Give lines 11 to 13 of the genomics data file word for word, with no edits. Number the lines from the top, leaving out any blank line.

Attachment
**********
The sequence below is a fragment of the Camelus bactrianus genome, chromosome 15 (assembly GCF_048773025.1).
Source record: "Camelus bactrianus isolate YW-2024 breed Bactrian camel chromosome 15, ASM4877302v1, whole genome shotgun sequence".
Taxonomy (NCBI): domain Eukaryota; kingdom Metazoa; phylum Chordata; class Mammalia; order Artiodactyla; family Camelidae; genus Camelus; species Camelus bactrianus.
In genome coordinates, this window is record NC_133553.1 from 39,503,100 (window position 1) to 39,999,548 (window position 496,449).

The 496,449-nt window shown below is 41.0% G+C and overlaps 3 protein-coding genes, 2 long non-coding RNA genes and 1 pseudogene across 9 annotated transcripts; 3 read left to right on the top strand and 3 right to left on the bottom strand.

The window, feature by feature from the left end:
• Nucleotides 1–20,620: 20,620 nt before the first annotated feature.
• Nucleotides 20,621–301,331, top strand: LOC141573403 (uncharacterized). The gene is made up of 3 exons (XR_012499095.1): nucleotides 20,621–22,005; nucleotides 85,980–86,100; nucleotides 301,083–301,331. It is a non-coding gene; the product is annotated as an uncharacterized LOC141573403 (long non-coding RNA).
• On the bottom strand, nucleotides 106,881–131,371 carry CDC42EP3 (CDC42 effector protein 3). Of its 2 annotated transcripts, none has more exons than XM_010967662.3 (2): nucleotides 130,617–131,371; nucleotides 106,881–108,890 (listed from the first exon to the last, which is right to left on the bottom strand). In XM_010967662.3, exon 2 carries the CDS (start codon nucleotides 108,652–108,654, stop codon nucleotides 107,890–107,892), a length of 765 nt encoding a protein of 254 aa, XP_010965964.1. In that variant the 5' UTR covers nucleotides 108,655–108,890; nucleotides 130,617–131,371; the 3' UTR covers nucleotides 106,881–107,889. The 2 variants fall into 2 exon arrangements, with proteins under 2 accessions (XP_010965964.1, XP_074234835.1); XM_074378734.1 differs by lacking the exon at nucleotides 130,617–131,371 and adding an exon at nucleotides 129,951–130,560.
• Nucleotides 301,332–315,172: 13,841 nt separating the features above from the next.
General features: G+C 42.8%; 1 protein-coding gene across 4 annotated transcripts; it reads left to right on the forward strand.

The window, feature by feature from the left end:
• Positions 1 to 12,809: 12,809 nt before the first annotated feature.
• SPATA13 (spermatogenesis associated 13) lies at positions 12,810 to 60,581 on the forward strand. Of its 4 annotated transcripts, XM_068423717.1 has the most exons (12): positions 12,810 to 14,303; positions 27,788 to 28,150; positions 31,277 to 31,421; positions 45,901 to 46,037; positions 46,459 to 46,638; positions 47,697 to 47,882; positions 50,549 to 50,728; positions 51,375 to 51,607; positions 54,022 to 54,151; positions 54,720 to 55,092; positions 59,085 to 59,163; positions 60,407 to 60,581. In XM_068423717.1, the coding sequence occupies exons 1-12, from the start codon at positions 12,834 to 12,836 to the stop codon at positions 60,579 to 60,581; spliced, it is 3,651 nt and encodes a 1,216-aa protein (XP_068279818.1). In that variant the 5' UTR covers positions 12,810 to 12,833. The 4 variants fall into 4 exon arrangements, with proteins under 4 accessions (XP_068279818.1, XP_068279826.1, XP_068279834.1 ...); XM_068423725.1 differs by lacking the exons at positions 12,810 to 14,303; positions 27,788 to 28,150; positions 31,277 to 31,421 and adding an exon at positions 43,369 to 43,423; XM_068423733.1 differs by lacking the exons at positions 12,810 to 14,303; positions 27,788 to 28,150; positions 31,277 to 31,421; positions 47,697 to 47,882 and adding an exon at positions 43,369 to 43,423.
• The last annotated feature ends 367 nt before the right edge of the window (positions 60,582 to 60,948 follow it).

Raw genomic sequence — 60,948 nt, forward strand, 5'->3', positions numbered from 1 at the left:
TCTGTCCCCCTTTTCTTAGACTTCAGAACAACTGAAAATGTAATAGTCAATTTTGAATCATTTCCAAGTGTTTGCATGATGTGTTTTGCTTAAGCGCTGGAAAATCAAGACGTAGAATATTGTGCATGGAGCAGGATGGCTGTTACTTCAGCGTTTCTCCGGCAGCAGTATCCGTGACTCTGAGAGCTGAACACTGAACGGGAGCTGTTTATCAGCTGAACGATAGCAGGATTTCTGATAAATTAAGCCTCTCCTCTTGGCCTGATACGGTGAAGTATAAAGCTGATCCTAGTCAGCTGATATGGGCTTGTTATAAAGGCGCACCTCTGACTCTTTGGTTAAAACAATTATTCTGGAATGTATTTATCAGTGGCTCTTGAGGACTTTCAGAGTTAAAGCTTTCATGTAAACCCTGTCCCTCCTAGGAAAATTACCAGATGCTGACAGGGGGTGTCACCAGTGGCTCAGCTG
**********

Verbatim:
General features: G+C 42.8%; 1 protein-coding gene across 4 annotated transcripts; it reads left to right on the forward strand.

The window, feature by feature from the left end:
• Positions 1 to 12,809: 12,809 nt before the first annotated feature.